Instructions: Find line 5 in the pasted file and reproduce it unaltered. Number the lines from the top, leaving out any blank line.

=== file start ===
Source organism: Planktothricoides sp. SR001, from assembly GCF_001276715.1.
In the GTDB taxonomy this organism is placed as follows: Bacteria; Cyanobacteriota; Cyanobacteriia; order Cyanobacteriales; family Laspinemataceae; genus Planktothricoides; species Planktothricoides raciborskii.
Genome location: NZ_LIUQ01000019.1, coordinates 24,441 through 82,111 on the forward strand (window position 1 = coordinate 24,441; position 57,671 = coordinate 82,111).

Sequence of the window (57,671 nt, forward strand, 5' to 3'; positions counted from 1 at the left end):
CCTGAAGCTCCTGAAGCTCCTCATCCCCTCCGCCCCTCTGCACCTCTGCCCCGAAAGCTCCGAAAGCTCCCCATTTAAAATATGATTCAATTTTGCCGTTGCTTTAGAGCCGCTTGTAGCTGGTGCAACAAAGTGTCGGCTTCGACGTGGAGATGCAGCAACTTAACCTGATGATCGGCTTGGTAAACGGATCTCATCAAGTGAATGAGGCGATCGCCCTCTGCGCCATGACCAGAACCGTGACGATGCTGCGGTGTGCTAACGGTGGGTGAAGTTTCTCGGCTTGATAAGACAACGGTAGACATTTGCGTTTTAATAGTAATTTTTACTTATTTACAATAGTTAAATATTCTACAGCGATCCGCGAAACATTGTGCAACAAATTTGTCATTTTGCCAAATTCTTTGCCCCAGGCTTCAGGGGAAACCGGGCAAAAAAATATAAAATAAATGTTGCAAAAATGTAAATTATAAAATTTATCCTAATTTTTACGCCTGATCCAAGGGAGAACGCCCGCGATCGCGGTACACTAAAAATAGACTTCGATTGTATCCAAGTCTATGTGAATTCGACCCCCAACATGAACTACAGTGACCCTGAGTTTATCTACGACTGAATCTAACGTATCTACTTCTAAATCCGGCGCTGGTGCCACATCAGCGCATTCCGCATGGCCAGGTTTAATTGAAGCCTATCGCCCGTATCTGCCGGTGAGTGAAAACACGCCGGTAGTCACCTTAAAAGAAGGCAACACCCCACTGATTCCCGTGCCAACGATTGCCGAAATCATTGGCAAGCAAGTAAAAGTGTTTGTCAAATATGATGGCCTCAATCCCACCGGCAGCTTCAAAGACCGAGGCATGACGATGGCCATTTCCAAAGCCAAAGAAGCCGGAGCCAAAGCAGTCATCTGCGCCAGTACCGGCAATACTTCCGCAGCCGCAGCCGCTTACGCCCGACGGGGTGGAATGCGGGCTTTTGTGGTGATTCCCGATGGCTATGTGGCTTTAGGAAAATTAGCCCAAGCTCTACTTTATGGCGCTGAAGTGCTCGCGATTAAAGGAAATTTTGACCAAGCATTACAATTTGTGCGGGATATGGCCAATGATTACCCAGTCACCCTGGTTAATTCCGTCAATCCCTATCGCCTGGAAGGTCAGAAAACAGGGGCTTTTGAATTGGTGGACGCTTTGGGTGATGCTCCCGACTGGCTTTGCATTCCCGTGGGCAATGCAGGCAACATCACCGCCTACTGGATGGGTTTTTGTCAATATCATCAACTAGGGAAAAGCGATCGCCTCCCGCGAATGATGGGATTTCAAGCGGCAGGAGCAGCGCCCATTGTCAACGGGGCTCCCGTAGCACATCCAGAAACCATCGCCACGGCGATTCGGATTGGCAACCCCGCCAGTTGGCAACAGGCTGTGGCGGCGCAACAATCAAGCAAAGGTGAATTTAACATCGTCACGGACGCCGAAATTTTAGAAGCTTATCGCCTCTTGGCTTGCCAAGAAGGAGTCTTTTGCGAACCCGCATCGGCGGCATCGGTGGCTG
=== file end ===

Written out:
CCTGAAGCTCCTGAAGCTCCTCATCCCCTCCGCCCCTCTGCACCTCTGCCCCGAAAGCTCCGAAAGCTCCCCATTTAAAATATGATTCAATTTTGCCGTTGCTTTAGAGCCGCTTGTAGCTGGTGCAACAAAGTGTCGGCTTCGACGTGGAGATGCAGCAACTTAACCTGATGATCGGCTTGGTAAACGGATCTCATCAAGTGAATGAGGCGATCGCCCTCTGCGCCATGACCAGAACCGTGACGATGCTGCGGTGTGCTAACGGTGGGTGAAGTTTCTCGGCTTGATAAGACAACGGTAGACATTTGCGTTTTAATAGTAATTTTTACTTATTTACAATAGTTAAATATTCTACAGCGATCCGCGAAACATTGTGCAACAAATTTGTCATTTTGCCAAATTCTTTGCCCCAGGCTTCAGGGGAAACCGGGCAAAAAAATATAAAATAAATGTTGCAAAAATGTAAATTATAAAATTTATCCTAATTTTTACGCCTGATCCAAGGGAGAACGCCCGCGATCGCGGTACACTAAAAATAGACTTCGATTGTATCCAAGTCTATGTGAATTCGACCCCCAACATGAACTACAGTGACCCTGAGTTTATCTACGACTGAATCTAACGTATCTACTTCTAAATCCGGCGCTGGTGCCACATCAGCGCATTCCGCATGGCCAGGTTTAATTGAAGCCTATCGCCCGTATCTGCCGGTGAGTGAAAACACGCCGGTAGTCACCTTAAAAGAAGGCAACACCCCACTGATTCCCGTGCCAACGATTGCCGAAATCATTGGCAAGCAAGTAAAAGTGTTTGTCAAATATGATGGCCTCAATCCCACCGGCAGCTTCAAAGACCGAGGCATGACGATGGCCATTTCCAAAGCCAAAGAAGCCGGAGCCAAAGCAGTCATCTGCGCCAGTACCGGCAATACTTCCGCAGCCGCAGCCGCTTACGCCCGACGGGGTGGAATGCGGGCTTTTGTGGTGATTCCCGATGGCTATGTGGCTTTAGGAAAATTAGCCCAAGCTCTACTTTATGGCGCTGAAGTGCTCGCGATTAAAGGAAATTTTGACCAAGCATTACAATTTGTGCGGGATATGGCCAATGATTACCCAGTCACCCTGGTTAATTCCGTCAATCCCTATCGCCTGGAAGGTCAGAAAACAGGGGCTTTTGAATTGGTGGACGCTTTGGGTGATGCTCCCGACTGGCTTTGCATTCCCGTGGGCAATGCAGGCAACATCACCGCCTACTGGATGGGTTTTTGTCAATATCATCAACTAGGGAAAAGCGATCGCCTCCCGCGAATGATGGGATTTCAAGCGGCAGGAGCAGCGCCCATTGTCAACGGGGCTCCCGTAGCACATCCAGAAACCATCGCCACGGCGATTCGGATTGGCAACCCCGCCAGTTGGCAACAGGCTGTGGCGGCGCAACAATCAAGCAAAGGTGAATTTAACATCGTCACGGACGCCGAAATTTTAGAAGCTTATCGCCTCTTGGCTTGCCAAGAAGGAGTCTTTTGCGAACCCGCATCGGCGGCATCGGTGGCTG